Admission Bookstores Careers @ SMU Commencement Ceremonies Degrees & Programs Faculty/Staff Directory Giving Opportunities Institutes & Affiliates Library - Twin Cities Library - Winona News & Communication Offices & Services Performing & Fine Arts President's Office Student Services - Twin Cities Transcripts Military & Veterans Services Writing Center - Twin Cities
Inside Pages WebTools WebMail Blackboard IT Helpdesk

Program Assessment of Student Learning

Principles of Good Practice for Assessing Student Learning

Assessment of student learning at the program level (or program assessment) is based on aggregate data about student learning collected at summative points in a program. It is to be distinguished from assessment of individual student learning at the course level, which results in formative feedback to students about their learning and grades. Program assessment also differs from program review, which is a periodic examination of a program using data from a variety of sources, including assessment of student learning at the program level.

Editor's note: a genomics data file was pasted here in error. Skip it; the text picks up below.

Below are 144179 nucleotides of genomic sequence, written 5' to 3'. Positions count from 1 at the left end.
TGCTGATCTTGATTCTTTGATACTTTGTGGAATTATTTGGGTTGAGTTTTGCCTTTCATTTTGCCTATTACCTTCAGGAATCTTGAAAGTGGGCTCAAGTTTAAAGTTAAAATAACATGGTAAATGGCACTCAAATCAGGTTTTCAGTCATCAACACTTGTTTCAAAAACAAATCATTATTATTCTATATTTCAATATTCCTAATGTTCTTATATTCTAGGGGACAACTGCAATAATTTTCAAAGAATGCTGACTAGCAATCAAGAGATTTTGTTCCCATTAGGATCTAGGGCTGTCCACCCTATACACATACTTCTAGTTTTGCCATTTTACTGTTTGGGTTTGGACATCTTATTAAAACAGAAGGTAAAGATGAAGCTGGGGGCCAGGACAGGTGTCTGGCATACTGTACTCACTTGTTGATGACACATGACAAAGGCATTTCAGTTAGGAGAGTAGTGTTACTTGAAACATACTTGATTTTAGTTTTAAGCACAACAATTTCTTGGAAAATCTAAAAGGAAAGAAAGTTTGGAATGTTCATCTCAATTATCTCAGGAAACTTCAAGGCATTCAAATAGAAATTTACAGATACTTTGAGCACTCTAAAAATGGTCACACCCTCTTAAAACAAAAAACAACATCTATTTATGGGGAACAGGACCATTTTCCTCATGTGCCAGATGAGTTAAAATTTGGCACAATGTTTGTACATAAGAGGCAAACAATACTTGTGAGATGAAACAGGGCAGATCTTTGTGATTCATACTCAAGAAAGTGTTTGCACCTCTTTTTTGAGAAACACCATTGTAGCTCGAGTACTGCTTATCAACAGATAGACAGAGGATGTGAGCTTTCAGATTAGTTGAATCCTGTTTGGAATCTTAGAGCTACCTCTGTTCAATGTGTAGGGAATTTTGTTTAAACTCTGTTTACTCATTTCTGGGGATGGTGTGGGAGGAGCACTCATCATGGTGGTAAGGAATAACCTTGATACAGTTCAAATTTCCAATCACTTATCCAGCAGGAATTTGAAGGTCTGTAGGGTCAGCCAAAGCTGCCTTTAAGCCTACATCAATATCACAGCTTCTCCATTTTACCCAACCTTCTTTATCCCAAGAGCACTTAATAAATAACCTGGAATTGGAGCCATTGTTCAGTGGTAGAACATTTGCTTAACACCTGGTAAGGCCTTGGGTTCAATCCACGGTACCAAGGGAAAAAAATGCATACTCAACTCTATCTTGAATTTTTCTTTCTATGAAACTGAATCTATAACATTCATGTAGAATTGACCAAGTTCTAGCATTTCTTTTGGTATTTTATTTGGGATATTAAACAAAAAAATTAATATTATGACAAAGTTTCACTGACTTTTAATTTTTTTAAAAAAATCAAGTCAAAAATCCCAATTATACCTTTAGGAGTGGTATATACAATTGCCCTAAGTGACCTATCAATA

The following describes the Schools of Graduate and Professional Programs (SGPP) practices for assessment of student learning at the program level based on nine principle statements outlined by The American Association for Higher Education.

1. Responsibility
Through assessment, Lasallian educators meet responsibilities to students and to the public.
2. Educational values
The assessment of student learning begins with education values.
3. Effective assessment
Assessment is most effective when it reflects an understanding of learning as multidimensional, integrated, and revealed in performance over time.
4. Program outcomes
Assessment works best when the programs it seeks to improve have clear, explicitly stated purposes.
5. Experiences
Assessment requires attention to outcomes but also and equally to the experiences that lead to those outcomes.
6. Continuing assessment
Assessment works best when it is ongoing not episodic.
7. Educational community
Assessment fosters wider improvement when representatives from across the educational community are involved.
8. Expectations
Assessment makes a difference when it is practical and addresses questions central to student learning.
9. Process
Assessment is most effective when it is embedded in a larger set of processes that promote improvement.